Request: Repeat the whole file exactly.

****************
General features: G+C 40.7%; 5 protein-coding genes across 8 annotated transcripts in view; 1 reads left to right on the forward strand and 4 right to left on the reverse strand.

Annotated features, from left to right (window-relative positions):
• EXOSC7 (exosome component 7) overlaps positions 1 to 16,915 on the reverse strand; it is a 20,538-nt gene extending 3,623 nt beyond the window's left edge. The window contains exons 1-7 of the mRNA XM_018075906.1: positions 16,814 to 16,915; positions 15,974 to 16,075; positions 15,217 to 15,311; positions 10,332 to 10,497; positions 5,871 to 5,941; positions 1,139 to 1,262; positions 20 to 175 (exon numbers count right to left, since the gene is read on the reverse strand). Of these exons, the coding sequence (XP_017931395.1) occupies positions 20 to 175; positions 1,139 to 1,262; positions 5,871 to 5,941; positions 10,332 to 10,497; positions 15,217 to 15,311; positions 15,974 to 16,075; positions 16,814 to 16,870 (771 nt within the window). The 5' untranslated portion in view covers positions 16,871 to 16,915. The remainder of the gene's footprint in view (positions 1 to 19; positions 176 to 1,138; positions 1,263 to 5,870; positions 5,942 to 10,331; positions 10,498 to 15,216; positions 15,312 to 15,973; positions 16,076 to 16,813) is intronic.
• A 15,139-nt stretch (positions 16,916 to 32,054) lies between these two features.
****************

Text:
General features: G+C 40.7%; 5 protein-coding genes across 8 annotated transcripts in view; 1 reads left to right on the forward strand and 4 right to left on the reverse strand.

Annotated features, from left to right (window-relative positions):
• EXOSC7 (exosome component 7) overlaps positions 1 to 16,915 on the reverse strand; it is a 20,538-nt gene extending 3,623 nt beyond the window's left edge. The window contains exons 1-7 of the mRNA XM_018075906.1: positions 16,814 to 16,915; positions 15,974 to 16,075; positions 15,217 to 15,311; positions 10,332 to 10,497; positions 5,871 to 5,941; positions 1,139 to 1,262; positions 20 to 175 (exon numbers count right to left, since the gene is read on the reverse strand). Of these exons, the coding sequence (XP_017931395.1) occupies positions 20 to 175; positions 1,139 to 1,262; positions 5,871 to 5,941; positions 10,332 to 10,497; positions 15,217 to 15,311; positions 15,974 to 16,075; positions 16,814 to 16,870 (771 nt within the window). The 5' untranslated portion in view covers positions 16,871 to 16,915. The remainder of the gene's footprint in view (positions 1 to 19; positions 176 to 1,138; positions 1,263 to 5,870; positions 5,942 to 10,331; positions 10,498 to 15,216; positions 15,312 to 15,973; positions 16,076 to 16,813) is intronic.
• A 15,139-nt stretch (positions 16,916 to 32,054) lies between these two features.